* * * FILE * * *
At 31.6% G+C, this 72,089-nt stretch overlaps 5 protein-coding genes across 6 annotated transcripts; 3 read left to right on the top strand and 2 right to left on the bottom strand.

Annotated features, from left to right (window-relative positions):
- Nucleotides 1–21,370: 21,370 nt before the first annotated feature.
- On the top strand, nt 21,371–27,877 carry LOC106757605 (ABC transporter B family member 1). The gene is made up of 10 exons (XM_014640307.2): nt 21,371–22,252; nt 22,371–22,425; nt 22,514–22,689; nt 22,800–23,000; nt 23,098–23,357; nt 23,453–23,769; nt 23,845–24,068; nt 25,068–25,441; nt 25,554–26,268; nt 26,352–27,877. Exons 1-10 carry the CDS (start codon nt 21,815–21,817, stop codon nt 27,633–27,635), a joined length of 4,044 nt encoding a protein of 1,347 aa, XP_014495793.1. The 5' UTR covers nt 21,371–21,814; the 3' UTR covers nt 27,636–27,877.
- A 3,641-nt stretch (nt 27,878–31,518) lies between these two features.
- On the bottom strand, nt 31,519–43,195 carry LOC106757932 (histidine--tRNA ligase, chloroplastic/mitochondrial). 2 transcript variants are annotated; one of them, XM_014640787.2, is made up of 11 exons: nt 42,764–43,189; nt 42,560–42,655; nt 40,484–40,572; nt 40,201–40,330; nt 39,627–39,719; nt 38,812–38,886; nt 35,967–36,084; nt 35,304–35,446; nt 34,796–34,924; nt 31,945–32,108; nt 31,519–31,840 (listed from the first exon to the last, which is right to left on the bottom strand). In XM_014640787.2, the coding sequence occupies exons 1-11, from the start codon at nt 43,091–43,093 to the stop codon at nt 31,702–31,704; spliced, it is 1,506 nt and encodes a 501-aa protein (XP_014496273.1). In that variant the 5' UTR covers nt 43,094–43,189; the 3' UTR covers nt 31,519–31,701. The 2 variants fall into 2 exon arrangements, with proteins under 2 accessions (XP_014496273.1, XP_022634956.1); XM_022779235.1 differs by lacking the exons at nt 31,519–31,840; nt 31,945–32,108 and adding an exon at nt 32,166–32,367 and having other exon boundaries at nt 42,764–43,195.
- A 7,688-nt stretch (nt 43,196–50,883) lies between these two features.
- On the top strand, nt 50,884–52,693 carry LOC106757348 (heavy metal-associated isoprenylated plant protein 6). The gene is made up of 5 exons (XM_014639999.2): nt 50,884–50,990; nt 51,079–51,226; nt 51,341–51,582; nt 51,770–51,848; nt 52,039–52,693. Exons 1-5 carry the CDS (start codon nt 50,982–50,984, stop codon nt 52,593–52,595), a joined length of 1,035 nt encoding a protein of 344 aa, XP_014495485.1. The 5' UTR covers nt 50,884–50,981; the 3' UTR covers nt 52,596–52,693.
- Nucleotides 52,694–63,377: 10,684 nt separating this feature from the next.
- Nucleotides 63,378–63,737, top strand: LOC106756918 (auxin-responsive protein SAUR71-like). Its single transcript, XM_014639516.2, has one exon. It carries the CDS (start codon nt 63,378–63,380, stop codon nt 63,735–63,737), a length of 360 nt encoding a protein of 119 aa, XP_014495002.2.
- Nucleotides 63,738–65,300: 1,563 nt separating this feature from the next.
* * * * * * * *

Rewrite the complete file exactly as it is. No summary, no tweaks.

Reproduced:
At 31.6% G+C, this 72,089-nt stretch overlaps 5 protein-coding genes across 6 annotated transcripts; 3 read left to right on the top strand and 2 right to left on the bottom strand.

Annotated features, from left to right (window-relative positions):
- Nucleotides 1–21,370: 21,370 nt before the first annotated feature.
- On the top strand, nt 21,371–27,877 carry LOC106757605 (ABC transporter B family member 1). The gene is made up of 10 exons (XM_014640307.2): nt 21,371–22,252; nt 22,371–22,425; nt 22,514–22,689; nt 22,800–23,000; nt 23,098–23,357; nt 23,453–23,769; nt 23,845–24,068; nt 25,068–25,441; nt 25,554–26,268; nt 26,352–27,877. Exons 1-10 carry the CDS (start codon nt 21,815–21,817, stop codon nt 27,633–27,635), a joined length of 4,044 nt encoding a protein of 1,347 aa, XP_014495793.1. The 5' UTR covers nt 21,371–21,814; the 3' UTR covers nt 27,636–27,877.
- A 3,641-nt stretch (nt 27,878–31,518) lies between these two features.
- On the bottom strand, nt 31,519–43,195 carry LOC106757932 (histidine--tRNA ligase, chloroplastic/mitochondrial). 2 transcript variants are annotated; one of them, XM_014640787.2, is made up of 11 exons: nt 42,764–43,189; nt 42,560–42,655; nt 40,484–40,572; nt 40,201–40,330; nt 39,627–39,719; nt 38,812–38,886; nt 35,967–36,084; nt 35,304–35,446; nt 34,796–34,924; nt 31,945–32,108; nt 31,519–31,840 (listed from the first exon to the last, which is right to left on the bottom strand). In XM_014640787.2, the coding sequence occupies exons 1-11, from the start codon at nt 43,091–43,093 to the stop codon at nt 31,702–31,704; spliced, it is 1,506 nt and encodes a 501-aa protein (XP_014496273.1). In that variant the 5' UTR covers nt 43,094–43,189; the 3' UTR covers nt 31,519–31,701. The 2 variants fall into 2 exon arrangements, with proteins under 2 accessions (XP_014496273.1, XP_022634956.1); XM_022779235.1 differs by lacking the exons at nt 31,519–31,840; nt 31,945–32,108 and adding an exon at nt 32,166–32,367 and having other exon boundaries at nt 42,764–43,195.
- A 7,688-nt stretch (nt 43,196–50,883) lies between these two features.
- On the top strand, nt 50,884–52,693 carry LOC106757348 (heavy metal-associated isoprenylated plant protein 6). The gene is made up of 5 exons (XM_014639999.2): nt 50,884–50,990; nt 51,079–51,226; nt 51,341–51,582; nt 51,770–51,848; nt 52,039–52,693. Exons 1-5 carry the CDS (start codon nt 50,982–50,984, stop codon nt 52,593–52,595), a joined length of 1,035 nt encoding a protein of 344 aa, XP_014495485.1. The 5' UTR covers nt 50,884–50,981; the 3' UTR covers nt 52,596–52,693.
- Nucleotides 52,694–63,377: 10,684 nt separating this feature from the next.
- Nucleotides 63,378–63,737, top strand: LOC106756918 (auxin-responsive protein SAUR71-like). Its single transcript, XM_014639516.2, has one exon. It carries the CDS (start codon nt 63,378–63,380, stop codon nt 63,735–63,737), a length of 360 nt encoding a protein of 119 aa, XP_014495002.2.
- Nucleotides 63,738–65,300: 1,563 nt separating this feature from the next.